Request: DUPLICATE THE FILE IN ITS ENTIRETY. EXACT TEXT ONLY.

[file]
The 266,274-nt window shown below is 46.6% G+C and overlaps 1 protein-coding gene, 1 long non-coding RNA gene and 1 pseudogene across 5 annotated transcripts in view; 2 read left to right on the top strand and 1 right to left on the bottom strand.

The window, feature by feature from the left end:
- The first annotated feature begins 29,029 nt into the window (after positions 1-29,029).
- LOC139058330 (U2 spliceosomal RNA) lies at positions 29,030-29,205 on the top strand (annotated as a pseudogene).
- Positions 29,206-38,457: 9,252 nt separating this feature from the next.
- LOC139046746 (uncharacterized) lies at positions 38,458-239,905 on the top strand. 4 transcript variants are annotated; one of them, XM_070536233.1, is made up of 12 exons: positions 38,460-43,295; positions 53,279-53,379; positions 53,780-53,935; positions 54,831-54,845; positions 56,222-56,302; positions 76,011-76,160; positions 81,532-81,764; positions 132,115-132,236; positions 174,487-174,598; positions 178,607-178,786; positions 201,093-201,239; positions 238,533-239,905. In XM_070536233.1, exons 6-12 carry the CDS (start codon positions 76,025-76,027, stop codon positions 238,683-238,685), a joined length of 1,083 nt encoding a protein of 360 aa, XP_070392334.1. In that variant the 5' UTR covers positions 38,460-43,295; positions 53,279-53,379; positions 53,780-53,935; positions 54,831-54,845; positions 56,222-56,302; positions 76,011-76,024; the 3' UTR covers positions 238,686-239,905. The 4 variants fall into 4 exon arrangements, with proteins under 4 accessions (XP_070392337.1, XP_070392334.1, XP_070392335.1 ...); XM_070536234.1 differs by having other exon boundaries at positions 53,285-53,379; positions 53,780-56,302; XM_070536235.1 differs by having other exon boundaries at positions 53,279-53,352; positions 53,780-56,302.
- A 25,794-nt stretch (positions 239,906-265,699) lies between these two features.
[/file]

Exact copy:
The 266,274-nt window shown below is 46.6% G+C and overlaps 1 protein-coding gene, 1 long non-coding RNA gene and 1 pseudogene across 5 annotated transcripts in view; 2 read left to right on the top strand and 1 right to left on the bottom strand.

The window, feature by feature from the left end:
- The first annotated feature begins 29,029 nt into the window (after positions 1-29,029).
- LOC139058330 (U2 spliceosomal RNA) lies at positions 29,030-29,205 on the top strand (annotated as a pseudogene).
- Positions 29,206-38,457: 9,252 nt separating this feature from the next.
- LOC139046746 (uncharacterized) lies at positions 38,458-239,905 on the top strand. 4 transcript variants are annotated; one of them, XM_070536233.1, is made up of 12 exons: positions 38,460-43,295; positions 53,279-53,379; positions 53,780-53,935; positions 54,831-54,845; positions 56,222-56,302; positions 76,011-76,160; positions 81,532-81,764; positions 132,115-132,236; positions 174,487-174,598; positions 178,607-178,786; positions 201,093-201,239; positions 238,533-239,905. In XM_070536233.1, exons 6-12 carry the CDS (start codon positions 76,025-76,027, stop codon positions 238,683-238,685), a joined length of 1,083 nt encoding a protein of 360 aa, XP_070392334.1. In that variant the 5' UTR covers positions 38,460-43,295; positions 53,279-53,379; positions 53,780-53,935; positions 54,831-54,845; positions 56,222-56,302; positions 76,011-76,024; the 3' UTR covers positions 238,686-239,905. The 4 variants fall into 4 exon arrangements, with proteins under 4 accessions (XP_070392337.1, XP_070392334.1, XP_070392335.1 ...); XM_070536234.1 differs by having other exon boundaries at positions 53,285-53,379; positions 53,780-56,302; XM_070536235.1 differs by having other exon boundaries at positions 53,279-53,352; positions 53,780-56,302.
- A 25,794-nt stretch (positions 239,906-265,699) lies between these two features.